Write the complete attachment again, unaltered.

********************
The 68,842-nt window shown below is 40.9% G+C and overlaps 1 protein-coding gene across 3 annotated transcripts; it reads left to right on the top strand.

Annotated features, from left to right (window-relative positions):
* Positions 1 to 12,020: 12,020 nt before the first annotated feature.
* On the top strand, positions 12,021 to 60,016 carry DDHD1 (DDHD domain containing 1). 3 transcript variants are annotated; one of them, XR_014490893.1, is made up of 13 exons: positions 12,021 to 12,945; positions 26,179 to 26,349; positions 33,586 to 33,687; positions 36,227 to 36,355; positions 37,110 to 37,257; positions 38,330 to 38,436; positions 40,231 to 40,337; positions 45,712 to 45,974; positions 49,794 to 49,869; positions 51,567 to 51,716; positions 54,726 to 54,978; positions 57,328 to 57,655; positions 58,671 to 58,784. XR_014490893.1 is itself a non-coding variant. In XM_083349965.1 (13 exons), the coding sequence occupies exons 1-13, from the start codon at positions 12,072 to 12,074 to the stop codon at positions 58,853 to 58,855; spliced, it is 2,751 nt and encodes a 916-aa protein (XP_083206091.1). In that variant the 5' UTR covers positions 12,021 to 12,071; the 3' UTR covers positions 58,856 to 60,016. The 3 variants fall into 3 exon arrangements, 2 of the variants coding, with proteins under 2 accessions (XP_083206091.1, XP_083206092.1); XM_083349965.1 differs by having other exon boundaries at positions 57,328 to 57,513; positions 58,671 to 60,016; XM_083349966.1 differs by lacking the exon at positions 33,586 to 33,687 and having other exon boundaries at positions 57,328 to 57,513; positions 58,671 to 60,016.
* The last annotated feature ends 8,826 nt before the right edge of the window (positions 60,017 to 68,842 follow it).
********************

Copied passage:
The 68,842-nt window shown below is 40.9% G+C and overlaps 1 protein-coding gene across 3 annotated transcripts; it reads left to right on the top strand.

Annotated features, from left to right (window-relative positions):
* Positions 1 to 12,020: 12,020 nt before the first annotated feature.
* On the top strand, positions 12,021 to 60,016 carry DDHD1 (DDHD domain containing 1). 3 transcript variants are annotated; one of them, XR_014490893.1, is made up of 13 exons: positions 12,021 to 12,945; positions 26,179 to 26,349; positions 33,586 to 33,687; positions 36,227 to 36,355; positions 37,110 to 37,257; positions 38,330 to 38,436; positions 40,231 to 40,337; positions 45,712 to 45,974; positions 49,794 to 49,869; positions 51,567 to 51,716; positions 54,726 to 54,978; positions 57,328 to 57,655; positions 58,671 to 58,784. XR_014490893.1 is itself a non-coding variant. In XM_083349965.1 (13 exons), the coding sequence occupies exons 1-13, from the start codon at positions 12,072 to 12,074 to the stop codon at positions 58,853 to 58,855; spliced, it is 2,751 nt and encodes a 916-aa protein (XP_083206091.1). In that variant the 5' UTR covers positions 12,021 to 12,071; the 3' UTR covers positions 58,856 to 60,016. The 3 variants fall into 3 exon arrangements, 2 of the variants coding, with proteins under 2 accessions (XP_083206091.1, XP_083206092.1); XM_083349965.1 differs by having other exon boundaries at positions 57,328 to 57,513; positions 58,671 to 60,016; XM_083349966.1 differs by lacking the exon at positions 33,586 to 33,687 and having other exon boundaries at positions 57,328 to 57,513; positions 58,671 to 60,016.
* The last annotated feature ends 8,826 nt before the right edge of the window (positions 60,017 to 68,842 follow it).